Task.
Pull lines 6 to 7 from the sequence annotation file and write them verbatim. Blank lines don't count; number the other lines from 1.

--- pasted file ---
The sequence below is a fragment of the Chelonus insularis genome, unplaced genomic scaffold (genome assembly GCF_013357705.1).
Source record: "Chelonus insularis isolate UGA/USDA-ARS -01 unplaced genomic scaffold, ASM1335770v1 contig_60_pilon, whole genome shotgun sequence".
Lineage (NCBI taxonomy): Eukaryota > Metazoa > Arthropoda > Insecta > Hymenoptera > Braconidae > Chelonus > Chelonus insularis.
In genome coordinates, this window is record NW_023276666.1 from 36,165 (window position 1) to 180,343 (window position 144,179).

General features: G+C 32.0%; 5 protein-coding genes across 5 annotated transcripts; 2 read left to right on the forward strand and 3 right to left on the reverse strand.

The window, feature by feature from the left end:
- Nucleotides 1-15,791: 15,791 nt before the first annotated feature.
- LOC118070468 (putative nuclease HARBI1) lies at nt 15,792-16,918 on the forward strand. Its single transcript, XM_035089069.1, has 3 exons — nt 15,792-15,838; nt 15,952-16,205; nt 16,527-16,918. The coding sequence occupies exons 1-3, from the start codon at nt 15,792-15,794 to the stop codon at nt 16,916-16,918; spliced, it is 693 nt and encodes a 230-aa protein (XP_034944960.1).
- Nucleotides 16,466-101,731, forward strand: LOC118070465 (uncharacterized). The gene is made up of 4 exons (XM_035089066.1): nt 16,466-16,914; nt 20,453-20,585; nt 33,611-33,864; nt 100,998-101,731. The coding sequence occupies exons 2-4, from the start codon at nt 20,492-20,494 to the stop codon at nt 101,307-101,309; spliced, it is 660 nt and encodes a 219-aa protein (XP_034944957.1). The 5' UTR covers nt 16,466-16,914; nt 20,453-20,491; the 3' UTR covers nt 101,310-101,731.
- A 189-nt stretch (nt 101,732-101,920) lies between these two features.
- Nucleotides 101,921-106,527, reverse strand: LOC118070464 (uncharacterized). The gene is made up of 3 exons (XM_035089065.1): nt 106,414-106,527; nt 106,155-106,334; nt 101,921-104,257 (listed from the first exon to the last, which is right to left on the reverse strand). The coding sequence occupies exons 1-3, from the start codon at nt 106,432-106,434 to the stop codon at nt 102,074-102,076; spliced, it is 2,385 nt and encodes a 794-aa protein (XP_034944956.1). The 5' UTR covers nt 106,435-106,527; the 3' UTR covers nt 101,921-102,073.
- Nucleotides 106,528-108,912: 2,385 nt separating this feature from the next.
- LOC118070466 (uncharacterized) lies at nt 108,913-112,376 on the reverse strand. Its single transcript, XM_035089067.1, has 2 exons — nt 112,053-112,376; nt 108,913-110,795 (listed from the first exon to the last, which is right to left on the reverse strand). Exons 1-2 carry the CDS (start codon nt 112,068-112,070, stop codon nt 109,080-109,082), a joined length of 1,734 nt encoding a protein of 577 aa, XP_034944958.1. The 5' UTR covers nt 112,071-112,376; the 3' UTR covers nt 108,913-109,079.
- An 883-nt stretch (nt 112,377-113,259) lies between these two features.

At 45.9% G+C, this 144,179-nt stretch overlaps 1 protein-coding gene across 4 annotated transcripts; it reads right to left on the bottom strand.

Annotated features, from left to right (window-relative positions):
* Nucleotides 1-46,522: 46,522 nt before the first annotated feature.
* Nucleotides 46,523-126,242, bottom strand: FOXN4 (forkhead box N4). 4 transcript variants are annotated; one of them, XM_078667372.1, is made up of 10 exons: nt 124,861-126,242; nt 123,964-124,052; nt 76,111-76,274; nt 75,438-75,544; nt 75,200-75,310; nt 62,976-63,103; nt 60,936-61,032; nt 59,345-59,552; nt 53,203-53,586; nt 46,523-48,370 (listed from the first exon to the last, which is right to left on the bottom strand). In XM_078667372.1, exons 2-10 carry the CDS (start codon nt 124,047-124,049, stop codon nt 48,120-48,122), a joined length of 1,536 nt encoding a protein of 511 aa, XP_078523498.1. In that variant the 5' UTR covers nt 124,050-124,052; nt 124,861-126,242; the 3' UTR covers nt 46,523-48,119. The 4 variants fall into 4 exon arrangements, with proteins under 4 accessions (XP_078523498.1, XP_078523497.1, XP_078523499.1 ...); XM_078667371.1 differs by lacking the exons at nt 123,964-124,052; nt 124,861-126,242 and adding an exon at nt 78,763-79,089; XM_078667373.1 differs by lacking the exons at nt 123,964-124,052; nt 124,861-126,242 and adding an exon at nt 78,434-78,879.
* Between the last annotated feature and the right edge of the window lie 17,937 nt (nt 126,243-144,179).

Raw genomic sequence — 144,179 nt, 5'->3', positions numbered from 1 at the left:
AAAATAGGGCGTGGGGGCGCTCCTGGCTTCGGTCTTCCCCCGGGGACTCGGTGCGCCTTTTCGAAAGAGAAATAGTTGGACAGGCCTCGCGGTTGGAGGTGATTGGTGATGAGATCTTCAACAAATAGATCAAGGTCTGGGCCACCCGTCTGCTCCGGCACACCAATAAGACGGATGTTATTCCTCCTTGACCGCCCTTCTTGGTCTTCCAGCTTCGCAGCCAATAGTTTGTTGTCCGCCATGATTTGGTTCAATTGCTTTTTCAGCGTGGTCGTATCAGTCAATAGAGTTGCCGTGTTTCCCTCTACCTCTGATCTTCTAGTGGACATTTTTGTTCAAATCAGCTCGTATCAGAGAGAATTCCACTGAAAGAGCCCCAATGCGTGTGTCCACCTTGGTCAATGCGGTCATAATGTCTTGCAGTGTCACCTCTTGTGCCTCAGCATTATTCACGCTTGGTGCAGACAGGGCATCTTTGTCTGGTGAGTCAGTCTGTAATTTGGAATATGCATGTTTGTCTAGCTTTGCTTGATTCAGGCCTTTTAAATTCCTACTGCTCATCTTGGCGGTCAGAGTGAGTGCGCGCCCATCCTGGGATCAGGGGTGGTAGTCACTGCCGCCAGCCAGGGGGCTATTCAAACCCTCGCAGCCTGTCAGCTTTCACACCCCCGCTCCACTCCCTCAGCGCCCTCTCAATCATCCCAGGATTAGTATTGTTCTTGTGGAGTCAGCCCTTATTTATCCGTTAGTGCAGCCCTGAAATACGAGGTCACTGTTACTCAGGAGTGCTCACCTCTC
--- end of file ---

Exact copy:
The window, feature by feature from the left end:
- Nucleotides 1-15,791: 15,791 nt before the first annotated feature.